GSK and Verily Life Sciences are creating a new company together, Galvani Bioelectronics. Along with €630M in investment, it’ll inherit intellectual property to pioneer a new class of therapies – bioelectronic medicines.
GSK is one of the big Pharma based in Europe and has had a strong presence in many hype fields of medical Biotech. Examples are its role in the comeback of gene therapy (with the second EMA-approved therapy) and collaborations for TCR technology in immuno-oncology.
Another ‘hot topic’ that GSK has been focusing on is bioelectronics, with the creation of a dedicated team in 2012. So far, GSK has had ‘encouraging proof of principle’ in animal models for a range of diseases.
Now, this side of GSK’s research is spawning a new company, in collaboration with another heavyweight. This is the former Google incursion in Biotech, now called Verily. Verily is a prime example of how Tech is increasingly interested in Biotech and medical fields – something already seen in recent investments.
The objective of the collaborations is to join expertise in drug development and experience with developing miniaturised electronics and devices, as well as data analytics and clinical software.
GSK will hold a 55% equity interest in the new joint venture, with Verily holding the remaining 45%. Both parent companies will contribute with intellectual property and a 7-year investment of up to €630M (£540M).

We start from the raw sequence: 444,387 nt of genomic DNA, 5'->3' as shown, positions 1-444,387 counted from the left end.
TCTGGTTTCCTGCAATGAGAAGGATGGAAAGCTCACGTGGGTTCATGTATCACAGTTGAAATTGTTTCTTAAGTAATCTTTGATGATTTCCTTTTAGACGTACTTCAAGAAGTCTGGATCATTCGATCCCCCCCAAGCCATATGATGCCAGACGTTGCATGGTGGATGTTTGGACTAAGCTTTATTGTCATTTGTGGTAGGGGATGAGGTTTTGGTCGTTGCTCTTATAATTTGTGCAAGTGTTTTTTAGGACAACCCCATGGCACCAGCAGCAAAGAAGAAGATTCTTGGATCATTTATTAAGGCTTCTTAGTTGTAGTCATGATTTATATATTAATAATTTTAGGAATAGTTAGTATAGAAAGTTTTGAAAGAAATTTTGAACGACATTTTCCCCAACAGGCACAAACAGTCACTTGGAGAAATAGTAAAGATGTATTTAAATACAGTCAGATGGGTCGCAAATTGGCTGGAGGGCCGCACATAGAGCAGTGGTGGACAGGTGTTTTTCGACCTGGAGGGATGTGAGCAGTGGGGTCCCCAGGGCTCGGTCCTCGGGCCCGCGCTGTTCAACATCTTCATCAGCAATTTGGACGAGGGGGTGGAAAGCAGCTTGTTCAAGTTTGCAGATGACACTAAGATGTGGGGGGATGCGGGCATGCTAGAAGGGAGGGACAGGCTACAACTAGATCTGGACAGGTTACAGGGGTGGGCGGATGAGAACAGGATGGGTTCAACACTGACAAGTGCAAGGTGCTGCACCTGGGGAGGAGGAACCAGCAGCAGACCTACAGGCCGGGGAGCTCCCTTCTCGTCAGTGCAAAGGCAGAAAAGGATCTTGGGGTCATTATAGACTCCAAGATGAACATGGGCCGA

The new company will be named Galvani Biolectronics, after the scientist Luigi Galvani – who first explored the field of bioelectricity. It’ll be based in Stevenage (UK), a new hotspot inside the famous Golden Triangle.
Although it has a strong MedTech streak, GSK’s research (and now Galvani) doesn’t aim so much on cyborg-like medical devices. Rather, it focuses more on very small implants that can act as bioelectronic medicines or electroceuticals. These would attach to individual nerves, directly correcting distorted electrical signals that underly chronic diseases.
Electroceuticals could become an entirely new class of therapies, alongside vaccines, small molecules and biologics. In its early research, GSK has for example seen that modulating nervous impulses could stimulate insulin production in the pancreas – a potential breakthrough in the treatment of type 2 diabetes.
The Biotech’s first steps will focus on establishing the clinical proofs of concept. The targeted indications will be those where GSK already has evidence – inflammatory, metabolic and endocrine disorders, including type 2 diabetes. This also includes developing the associated miniaturised, precision devices.
Given the early stage of the entire field, GSK seems quite optimistic: it believes that the first bioelectronic medicines could be ready for approval within the next decade. The first clinical studies could start as early as next year.
Initially, 30 scientists will be working at GSK’s global R&D centre at Stevenage (Galvani’s headquarters) and at a second hub in Verily’s research facilities in San Francisco.
The current GSK’s Vice President of Bioelectronics R&D (Kris Famm) will become the new president of Galvani. The board will be chaired by GSK’s Chairman of Global Vaccines (Moncef Slaoui), who spurred the Pharma’s investment in bioelectronics.